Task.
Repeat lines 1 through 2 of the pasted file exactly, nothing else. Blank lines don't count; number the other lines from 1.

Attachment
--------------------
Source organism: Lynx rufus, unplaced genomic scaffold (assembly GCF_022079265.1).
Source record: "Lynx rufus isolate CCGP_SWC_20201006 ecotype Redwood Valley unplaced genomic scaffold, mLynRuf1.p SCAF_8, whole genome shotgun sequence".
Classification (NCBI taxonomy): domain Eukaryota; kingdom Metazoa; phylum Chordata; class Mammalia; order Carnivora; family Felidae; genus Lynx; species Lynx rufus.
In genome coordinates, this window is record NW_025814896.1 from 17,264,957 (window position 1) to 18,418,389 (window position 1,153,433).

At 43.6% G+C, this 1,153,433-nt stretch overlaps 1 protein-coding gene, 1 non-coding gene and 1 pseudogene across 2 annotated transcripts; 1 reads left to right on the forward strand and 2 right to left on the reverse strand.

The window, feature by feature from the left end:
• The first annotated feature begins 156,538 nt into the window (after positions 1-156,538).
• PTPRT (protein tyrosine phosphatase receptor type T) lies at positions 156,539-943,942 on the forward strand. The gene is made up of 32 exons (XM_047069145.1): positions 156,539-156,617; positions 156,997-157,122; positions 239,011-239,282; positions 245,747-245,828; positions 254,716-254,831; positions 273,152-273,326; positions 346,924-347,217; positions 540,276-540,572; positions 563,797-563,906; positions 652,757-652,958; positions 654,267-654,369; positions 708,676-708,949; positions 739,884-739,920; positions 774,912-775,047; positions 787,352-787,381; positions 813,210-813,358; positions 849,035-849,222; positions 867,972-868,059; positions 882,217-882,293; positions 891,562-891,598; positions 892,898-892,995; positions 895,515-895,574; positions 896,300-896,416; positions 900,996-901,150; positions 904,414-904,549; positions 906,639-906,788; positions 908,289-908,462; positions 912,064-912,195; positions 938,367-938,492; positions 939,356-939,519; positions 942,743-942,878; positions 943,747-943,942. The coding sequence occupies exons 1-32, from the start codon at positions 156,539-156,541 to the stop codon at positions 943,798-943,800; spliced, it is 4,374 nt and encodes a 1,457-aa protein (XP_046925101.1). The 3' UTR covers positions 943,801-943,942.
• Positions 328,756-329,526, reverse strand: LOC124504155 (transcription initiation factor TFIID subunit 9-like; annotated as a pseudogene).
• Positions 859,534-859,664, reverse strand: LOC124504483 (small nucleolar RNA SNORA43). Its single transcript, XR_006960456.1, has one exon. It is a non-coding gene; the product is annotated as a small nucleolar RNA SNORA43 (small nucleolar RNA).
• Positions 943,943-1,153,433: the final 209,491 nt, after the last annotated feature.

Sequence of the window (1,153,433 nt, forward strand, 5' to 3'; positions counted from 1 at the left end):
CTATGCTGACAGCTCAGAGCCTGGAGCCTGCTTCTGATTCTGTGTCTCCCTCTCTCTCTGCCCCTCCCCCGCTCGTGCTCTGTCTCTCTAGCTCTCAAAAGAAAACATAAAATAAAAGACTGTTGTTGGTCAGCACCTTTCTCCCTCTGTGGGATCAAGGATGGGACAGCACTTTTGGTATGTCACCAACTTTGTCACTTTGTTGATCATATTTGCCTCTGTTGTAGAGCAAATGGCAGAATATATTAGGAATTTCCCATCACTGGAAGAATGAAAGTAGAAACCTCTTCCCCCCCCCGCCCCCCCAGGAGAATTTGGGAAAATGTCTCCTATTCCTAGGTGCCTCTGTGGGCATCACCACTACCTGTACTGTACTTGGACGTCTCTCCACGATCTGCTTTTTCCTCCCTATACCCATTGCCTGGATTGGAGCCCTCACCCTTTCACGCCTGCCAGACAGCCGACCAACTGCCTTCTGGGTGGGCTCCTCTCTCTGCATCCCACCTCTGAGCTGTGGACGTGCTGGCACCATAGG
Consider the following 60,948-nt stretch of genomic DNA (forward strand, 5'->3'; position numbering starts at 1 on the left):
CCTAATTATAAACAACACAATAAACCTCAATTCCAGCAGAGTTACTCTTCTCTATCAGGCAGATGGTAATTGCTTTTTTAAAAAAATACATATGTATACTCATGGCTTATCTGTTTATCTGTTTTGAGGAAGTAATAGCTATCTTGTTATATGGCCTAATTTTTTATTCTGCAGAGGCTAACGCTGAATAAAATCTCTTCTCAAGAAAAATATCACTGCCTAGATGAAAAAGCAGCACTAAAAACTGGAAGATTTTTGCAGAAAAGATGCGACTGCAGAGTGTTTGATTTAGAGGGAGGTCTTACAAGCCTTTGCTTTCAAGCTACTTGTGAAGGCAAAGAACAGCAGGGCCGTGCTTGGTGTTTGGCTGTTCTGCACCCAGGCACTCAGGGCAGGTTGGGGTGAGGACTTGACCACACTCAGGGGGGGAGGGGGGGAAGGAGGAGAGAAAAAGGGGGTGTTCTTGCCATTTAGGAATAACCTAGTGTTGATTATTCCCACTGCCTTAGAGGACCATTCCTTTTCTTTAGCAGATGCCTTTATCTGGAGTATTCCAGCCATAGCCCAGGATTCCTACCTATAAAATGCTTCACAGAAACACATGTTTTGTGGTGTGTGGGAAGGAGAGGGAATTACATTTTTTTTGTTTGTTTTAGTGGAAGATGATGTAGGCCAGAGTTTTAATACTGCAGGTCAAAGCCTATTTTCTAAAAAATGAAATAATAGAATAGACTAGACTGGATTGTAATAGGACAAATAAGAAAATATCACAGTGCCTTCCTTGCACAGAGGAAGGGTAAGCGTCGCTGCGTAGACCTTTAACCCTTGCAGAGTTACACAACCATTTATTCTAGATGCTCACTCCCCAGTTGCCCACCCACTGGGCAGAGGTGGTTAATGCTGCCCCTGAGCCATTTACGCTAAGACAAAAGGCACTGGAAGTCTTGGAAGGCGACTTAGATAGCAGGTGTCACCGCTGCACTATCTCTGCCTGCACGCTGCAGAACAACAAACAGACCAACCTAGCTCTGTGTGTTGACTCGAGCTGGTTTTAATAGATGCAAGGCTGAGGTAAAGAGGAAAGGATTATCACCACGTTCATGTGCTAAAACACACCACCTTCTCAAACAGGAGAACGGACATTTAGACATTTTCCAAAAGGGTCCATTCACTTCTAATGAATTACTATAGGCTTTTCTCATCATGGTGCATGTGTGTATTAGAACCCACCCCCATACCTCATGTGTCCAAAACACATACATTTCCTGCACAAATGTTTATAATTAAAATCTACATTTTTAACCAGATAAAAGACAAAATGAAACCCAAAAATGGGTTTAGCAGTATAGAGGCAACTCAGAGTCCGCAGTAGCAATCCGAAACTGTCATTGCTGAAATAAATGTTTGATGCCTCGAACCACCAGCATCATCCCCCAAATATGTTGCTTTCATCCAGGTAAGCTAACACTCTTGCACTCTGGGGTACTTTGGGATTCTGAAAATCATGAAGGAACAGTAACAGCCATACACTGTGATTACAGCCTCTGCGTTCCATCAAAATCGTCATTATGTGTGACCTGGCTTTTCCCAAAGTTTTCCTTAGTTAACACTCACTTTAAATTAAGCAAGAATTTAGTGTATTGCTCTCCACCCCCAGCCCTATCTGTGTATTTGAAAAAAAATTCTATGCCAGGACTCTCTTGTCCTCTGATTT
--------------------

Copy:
Source organism: Lynx rufus, unplaced genomic scaffold (assembly GCF_022079265.1).
Source record: "Lynx rufus isolate CCGP_SWC_20201006 ecotype Redwood Valley unplaced genomic scaffold, mLynRuf1.p SCAF_8, whole genome shotgun sequence".